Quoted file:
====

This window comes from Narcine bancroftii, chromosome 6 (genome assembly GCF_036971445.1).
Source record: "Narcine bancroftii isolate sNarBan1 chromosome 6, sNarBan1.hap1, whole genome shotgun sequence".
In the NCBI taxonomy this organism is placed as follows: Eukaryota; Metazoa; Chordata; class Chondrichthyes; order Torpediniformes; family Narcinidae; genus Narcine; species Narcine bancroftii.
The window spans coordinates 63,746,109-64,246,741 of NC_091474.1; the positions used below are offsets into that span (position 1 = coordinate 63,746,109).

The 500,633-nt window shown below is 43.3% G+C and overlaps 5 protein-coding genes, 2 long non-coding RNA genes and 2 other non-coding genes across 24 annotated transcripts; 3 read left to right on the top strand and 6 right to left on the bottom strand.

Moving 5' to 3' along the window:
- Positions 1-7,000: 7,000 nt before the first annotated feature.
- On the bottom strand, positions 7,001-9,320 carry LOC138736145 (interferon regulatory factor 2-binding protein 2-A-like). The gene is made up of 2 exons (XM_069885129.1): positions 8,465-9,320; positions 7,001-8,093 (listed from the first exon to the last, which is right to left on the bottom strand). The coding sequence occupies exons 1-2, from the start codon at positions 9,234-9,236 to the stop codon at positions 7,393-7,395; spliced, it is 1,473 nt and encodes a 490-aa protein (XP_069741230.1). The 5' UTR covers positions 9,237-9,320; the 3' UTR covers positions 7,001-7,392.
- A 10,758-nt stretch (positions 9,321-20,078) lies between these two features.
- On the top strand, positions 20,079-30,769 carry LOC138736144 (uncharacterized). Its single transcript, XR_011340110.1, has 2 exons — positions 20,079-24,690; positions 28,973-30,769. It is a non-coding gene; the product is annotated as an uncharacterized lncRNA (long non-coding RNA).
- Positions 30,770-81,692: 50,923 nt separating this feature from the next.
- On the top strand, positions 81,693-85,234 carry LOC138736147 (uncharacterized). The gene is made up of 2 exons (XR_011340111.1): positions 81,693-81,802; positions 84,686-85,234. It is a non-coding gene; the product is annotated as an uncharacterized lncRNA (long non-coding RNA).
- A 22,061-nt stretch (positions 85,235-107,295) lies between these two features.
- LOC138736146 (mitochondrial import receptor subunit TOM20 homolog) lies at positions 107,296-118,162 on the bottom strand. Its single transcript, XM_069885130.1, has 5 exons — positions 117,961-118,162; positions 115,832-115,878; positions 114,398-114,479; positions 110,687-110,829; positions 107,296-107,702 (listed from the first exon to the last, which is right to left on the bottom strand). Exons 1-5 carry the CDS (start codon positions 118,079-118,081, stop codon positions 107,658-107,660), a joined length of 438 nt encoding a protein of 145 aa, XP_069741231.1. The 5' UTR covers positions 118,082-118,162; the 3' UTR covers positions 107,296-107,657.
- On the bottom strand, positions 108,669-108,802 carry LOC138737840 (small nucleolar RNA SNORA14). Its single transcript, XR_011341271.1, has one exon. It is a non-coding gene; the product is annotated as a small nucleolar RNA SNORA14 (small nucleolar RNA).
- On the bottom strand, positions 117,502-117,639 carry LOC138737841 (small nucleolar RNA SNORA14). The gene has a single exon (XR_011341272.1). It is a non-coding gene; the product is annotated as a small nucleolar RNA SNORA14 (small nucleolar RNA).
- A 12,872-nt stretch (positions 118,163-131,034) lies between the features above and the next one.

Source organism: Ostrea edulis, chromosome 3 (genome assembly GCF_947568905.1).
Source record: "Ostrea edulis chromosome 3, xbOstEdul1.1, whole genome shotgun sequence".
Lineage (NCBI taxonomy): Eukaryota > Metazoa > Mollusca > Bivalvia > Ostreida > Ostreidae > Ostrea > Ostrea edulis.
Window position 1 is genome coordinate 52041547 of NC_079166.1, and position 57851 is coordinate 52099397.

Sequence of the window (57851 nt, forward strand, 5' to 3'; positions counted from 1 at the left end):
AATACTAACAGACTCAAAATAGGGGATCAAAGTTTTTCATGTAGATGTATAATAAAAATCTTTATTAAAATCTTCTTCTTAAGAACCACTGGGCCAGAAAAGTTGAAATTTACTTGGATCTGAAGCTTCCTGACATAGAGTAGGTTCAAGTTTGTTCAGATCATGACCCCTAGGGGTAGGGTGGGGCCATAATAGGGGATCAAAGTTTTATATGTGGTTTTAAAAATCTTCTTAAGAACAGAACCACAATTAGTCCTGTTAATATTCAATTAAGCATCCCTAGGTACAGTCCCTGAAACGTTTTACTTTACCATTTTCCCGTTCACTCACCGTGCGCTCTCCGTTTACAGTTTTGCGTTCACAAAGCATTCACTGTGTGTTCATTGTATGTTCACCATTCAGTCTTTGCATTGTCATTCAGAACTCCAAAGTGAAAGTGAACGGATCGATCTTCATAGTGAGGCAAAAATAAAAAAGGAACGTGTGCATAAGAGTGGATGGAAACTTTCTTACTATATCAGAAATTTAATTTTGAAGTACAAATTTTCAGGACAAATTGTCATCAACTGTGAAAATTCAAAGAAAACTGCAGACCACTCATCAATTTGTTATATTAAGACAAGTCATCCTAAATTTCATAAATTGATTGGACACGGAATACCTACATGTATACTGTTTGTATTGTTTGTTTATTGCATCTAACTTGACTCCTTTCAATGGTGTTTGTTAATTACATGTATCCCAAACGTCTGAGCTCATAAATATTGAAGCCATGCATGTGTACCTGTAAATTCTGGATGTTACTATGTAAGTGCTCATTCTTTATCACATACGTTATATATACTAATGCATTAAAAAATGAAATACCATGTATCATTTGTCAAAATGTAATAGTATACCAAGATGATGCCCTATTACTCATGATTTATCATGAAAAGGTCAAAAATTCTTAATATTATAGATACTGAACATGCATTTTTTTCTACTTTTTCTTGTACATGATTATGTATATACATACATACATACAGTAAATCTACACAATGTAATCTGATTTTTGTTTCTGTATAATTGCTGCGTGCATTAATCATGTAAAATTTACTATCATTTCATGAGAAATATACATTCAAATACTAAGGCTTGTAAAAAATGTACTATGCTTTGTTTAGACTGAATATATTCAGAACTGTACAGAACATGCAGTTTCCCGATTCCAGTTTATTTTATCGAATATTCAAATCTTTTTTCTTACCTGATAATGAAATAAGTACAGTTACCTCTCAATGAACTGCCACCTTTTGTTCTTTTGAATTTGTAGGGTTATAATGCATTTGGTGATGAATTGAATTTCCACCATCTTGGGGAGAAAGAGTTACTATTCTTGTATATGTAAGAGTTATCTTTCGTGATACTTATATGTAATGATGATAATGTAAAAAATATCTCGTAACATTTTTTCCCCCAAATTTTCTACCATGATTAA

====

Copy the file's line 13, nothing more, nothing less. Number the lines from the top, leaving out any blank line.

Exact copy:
- A 22,061-nt stretch (positions 85,235-107,295) lies between these two features.